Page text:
University of California college campuses are going back to remote learning.
With cases multiplying by the day, health officials are scrambling to slow the spread.
The UC system has made a decision not to take any chances when it comes to the health of faculty, staff, and students.
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Students are already home for the holidays, and now they’re going to stay home a little longer.
UCLA and six other campuses, including Irvine and Riverside announced that the 2022 winter quarter will begin with two weeks of online instruction, though housing and dining halls will be open on some campuses.
Students are advised to stay home and learn remotely as omicron cases continue to surge.
"I think it’s a good idea," said UCLA senior Elena Moreno. "Honestly, I think it’s hard to really connect with students if you can’t tell who’s been vaccinated and who hasn’t because not everyone’s been vaccinated yet."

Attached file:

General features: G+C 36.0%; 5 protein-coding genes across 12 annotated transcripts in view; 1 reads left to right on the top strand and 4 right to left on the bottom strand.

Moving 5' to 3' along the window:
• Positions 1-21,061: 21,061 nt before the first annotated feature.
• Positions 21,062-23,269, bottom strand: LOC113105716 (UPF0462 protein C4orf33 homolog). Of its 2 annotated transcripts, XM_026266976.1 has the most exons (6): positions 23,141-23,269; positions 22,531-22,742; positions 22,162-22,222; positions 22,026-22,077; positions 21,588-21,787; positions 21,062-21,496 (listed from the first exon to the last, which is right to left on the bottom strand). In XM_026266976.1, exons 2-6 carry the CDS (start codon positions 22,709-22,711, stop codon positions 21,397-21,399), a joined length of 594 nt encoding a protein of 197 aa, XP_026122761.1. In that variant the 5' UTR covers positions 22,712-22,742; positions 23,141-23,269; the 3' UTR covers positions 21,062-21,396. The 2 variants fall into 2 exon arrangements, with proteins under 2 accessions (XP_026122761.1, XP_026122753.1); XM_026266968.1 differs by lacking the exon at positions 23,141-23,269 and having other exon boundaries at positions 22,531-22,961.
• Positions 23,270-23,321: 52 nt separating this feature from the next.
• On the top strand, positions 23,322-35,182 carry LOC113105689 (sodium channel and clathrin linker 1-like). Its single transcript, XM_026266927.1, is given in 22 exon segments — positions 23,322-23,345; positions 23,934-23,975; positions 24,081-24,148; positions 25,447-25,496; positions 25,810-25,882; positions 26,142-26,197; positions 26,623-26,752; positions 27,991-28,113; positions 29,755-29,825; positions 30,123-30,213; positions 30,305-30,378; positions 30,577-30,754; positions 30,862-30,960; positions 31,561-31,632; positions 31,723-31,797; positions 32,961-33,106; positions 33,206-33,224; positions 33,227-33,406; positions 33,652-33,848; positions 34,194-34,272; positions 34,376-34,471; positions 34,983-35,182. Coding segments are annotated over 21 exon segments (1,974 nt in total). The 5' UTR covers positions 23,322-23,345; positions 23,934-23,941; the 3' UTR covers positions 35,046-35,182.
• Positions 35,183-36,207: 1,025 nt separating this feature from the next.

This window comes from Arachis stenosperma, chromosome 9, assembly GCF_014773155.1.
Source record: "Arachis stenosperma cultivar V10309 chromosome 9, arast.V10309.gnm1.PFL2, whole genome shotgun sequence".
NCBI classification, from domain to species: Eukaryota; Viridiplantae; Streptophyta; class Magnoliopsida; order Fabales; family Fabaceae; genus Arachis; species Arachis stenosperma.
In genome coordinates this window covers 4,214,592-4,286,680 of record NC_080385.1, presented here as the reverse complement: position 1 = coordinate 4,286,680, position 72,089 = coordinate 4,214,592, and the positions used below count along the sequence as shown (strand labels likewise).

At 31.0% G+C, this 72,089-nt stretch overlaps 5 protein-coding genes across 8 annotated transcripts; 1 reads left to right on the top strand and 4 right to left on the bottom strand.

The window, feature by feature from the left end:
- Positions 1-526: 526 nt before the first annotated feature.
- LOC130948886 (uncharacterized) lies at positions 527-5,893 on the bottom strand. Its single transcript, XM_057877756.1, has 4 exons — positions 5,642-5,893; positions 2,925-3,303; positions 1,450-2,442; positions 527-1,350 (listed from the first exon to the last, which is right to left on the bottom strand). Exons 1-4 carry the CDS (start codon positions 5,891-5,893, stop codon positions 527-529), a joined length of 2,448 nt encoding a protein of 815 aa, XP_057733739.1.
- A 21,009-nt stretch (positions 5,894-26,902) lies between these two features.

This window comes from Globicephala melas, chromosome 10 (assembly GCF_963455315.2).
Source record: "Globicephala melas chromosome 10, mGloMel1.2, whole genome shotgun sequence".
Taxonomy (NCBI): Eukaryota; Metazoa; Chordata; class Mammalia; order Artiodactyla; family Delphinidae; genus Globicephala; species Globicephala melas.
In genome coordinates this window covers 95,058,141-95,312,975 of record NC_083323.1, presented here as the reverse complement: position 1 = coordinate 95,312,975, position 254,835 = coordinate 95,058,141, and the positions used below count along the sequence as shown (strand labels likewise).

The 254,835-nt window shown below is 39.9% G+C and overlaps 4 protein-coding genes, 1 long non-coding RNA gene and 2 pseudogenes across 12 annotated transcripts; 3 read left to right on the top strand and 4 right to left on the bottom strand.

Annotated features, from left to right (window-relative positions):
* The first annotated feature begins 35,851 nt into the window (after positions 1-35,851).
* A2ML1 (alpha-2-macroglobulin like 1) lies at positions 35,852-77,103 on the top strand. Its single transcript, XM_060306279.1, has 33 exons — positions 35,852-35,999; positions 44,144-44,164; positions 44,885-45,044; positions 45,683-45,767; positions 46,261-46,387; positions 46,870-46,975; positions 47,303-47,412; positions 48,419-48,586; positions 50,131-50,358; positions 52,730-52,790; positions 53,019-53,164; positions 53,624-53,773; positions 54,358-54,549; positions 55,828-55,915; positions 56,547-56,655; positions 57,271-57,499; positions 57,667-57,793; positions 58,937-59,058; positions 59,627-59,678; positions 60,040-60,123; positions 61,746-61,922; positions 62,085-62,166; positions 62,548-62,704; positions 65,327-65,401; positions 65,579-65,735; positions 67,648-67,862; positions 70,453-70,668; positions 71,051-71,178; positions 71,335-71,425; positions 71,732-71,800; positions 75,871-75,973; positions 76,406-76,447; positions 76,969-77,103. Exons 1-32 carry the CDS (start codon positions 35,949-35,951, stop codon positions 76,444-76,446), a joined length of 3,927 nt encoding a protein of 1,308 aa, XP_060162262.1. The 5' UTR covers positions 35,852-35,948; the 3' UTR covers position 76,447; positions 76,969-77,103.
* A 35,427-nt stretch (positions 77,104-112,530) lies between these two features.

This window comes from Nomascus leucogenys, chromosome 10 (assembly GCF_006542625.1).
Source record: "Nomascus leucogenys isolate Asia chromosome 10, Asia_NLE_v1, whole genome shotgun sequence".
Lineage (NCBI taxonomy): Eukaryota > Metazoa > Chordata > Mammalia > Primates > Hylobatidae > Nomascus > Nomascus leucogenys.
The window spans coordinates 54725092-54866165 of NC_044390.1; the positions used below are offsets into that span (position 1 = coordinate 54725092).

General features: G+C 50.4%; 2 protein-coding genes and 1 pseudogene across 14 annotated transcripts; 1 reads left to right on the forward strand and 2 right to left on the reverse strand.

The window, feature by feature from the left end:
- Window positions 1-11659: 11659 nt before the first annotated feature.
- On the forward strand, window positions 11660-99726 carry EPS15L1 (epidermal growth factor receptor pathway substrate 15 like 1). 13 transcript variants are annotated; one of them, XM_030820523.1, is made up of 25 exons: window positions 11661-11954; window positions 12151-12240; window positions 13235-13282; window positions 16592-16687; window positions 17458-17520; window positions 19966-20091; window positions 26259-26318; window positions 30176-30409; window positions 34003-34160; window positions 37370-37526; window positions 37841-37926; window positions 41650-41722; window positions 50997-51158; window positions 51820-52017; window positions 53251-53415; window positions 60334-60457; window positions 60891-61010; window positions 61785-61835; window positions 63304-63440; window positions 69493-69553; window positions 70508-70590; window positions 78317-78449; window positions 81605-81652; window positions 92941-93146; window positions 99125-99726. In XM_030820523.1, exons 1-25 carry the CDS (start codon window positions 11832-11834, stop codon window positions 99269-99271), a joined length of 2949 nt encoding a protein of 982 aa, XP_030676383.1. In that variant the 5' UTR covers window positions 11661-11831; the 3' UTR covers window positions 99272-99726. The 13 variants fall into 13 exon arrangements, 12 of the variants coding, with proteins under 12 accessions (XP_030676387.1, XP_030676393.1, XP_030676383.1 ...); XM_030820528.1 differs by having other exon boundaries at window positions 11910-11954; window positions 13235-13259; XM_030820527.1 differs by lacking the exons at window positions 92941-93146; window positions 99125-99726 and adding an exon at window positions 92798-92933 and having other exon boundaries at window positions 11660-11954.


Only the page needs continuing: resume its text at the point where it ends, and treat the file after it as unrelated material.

"So I know they’re doing COVID tests and they’re managing them on our portals, but I think it’s a good ideas for now to go remote."
It’s going to make things a lot easier on students, stresswise at least.
At UCLA, students and staff will also need to be regularly tested during the delay and will need to make sure when they return, they can show proof of having a booster shot.
On Tuesday night, a statement to the UCLA community reads, "this new safety protocol will help us to quickly identify the presence of COVID-19 in our community while limiting major disruption of campus activities and reducing the risk of serious reducing the risk of serious complications from COVID-19."
Loyola Marymount, a private university on the Westside of Los Angeles, will join that two-week club and have virtual online instruction for the first two weeks in January when they return to class.
USC says not at this point, but they are still assessing the situation. UC Davis says they’re only going to do it for one week.
Merced and Berkeley are not scheduled to go back until Jan. 18.
That's the day when all UC campuses should begin classroom instruction on campus.
The president of the UC, however, says that date could change and will continue to be reassessed as they continue to watch the severity of the omicron variant.